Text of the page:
Ugandan opposition leader barred from flight

Kizza Besigye prevented from boarding flight home following hospital treatment in Kenya, according to his party.

    Uganda opposition leader Kizza Besigye leaves Nairobi's airport after being turned away from his flight home. [Reuters]

    Ugandan opposition leader Kizza Besigye has been stopped from boarding a flight home from Kenya, according to his party.

    Besigye was due to fly from Nairobi, where he had been receiving medical treatment after being assaulted by police during a demonstration last month in Kampala, Uganda's capital.

    Anne Mugisha, a leading official in Besigye's party, said Kenya Airways was told by Ugandan state security "that if Besigye was on board they would not be given landing rights."

    A Kenya Airways source at Nairobi airport ,who asked not to be named, told reporters: "We are made to understand that Ugandan authorities threatened not to allow the aircraft to land at Entebbe Airport if he (Besigye) was on board the flight."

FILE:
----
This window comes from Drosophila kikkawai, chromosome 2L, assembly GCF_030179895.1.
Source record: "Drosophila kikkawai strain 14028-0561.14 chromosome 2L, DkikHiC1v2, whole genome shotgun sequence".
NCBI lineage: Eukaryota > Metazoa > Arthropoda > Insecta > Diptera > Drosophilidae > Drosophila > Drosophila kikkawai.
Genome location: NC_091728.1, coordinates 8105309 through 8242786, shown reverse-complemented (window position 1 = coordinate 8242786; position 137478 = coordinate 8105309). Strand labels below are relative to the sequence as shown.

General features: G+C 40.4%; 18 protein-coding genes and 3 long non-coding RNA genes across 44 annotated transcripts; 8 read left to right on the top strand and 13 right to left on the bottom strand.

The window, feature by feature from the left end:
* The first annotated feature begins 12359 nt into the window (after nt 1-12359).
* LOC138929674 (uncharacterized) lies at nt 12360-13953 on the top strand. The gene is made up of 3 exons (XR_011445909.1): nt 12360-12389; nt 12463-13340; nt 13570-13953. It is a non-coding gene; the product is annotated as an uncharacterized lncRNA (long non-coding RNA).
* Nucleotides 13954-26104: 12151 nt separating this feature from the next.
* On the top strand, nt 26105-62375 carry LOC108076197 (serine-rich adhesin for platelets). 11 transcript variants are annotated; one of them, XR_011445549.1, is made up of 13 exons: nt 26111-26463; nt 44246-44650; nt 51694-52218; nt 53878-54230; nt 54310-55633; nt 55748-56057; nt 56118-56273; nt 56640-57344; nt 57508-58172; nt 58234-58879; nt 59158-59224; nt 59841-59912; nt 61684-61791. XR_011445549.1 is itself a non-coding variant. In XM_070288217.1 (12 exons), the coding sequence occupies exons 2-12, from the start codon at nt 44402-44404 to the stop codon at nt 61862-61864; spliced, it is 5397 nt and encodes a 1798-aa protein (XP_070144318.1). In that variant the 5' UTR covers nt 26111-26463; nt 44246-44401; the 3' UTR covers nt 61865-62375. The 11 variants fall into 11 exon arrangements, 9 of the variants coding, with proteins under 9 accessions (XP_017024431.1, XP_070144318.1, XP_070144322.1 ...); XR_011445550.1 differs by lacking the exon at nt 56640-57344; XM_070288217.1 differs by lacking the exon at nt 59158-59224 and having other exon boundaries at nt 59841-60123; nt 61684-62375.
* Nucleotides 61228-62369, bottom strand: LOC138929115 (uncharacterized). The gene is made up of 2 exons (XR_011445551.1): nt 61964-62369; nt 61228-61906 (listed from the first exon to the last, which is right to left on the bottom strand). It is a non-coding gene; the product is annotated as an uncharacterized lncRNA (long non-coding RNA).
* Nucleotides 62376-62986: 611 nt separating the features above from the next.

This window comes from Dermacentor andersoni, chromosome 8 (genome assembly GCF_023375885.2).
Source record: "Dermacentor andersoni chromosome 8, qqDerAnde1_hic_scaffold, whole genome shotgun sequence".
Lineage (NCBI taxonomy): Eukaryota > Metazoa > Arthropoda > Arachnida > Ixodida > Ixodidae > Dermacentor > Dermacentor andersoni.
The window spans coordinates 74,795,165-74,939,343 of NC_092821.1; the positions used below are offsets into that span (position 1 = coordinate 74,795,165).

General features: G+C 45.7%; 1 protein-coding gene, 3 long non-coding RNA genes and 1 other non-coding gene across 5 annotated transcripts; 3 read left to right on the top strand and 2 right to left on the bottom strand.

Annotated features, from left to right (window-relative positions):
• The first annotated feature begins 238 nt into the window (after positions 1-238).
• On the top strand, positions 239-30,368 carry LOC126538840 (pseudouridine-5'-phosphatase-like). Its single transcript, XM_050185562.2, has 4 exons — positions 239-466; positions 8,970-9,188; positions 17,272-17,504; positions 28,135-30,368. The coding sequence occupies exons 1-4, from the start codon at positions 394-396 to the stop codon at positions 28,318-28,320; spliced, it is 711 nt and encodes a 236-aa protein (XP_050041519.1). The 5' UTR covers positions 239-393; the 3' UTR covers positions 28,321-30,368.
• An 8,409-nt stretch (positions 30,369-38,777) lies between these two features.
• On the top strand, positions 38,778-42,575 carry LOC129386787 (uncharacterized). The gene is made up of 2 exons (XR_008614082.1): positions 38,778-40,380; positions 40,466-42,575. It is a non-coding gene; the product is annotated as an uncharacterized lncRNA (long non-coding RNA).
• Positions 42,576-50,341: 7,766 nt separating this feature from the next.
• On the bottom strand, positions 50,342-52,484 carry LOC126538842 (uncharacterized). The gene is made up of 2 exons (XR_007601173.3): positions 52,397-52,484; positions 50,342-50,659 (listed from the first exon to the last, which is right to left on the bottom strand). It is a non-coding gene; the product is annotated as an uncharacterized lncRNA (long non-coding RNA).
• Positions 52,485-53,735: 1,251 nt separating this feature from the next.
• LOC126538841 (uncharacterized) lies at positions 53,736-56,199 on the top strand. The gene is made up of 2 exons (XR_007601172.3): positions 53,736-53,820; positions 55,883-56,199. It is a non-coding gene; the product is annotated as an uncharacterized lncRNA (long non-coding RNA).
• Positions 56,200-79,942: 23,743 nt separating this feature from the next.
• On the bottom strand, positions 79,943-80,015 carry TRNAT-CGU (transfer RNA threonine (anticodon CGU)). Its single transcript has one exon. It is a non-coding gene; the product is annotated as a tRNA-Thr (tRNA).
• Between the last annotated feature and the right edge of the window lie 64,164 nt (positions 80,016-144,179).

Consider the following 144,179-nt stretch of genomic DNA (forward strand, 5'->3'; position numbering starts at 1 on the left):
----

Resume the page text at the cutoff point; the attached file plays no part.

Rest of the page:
Journalists at the Ugandan airport were forcibly ejected by airport security and police, and the Ugandan government said it would hold a press conference about the incident later in the day.

    Besigye was being treated for injuries from a series of demonstrations against rising food and fuel prices, which left at least five people dead.

    He was first taken to hospital in Kampala at the end of April after  Ugandan police smashed the windows of his car and sprayed him with tear gas in an incident caught on camera. He was then transferred to a Nairobi hospital.

    Besigye told Al Jazeera at the time that he remained committed to non-violent protest.

    This incident comes a day before Ugandan president Yoweri Museveni's swearing-in ceremony, following his re-election in February elections in which Besigye mounted the strongest challenge yet to his 25-year rule.

    Besigye, 55, won 26 per cent of the vote, while Museveni, 62, took 68 per cent according to official election results, which were challenged by the FDC for widespread fraud.

    Museveni has accused the opposition of trying to spread chaos in response to its loss in the election, saying on Tuesday that he would change the law to deny bail to people accused of rioting and economic sabotage.

    SOURCE: Al Jazeera and Agencies


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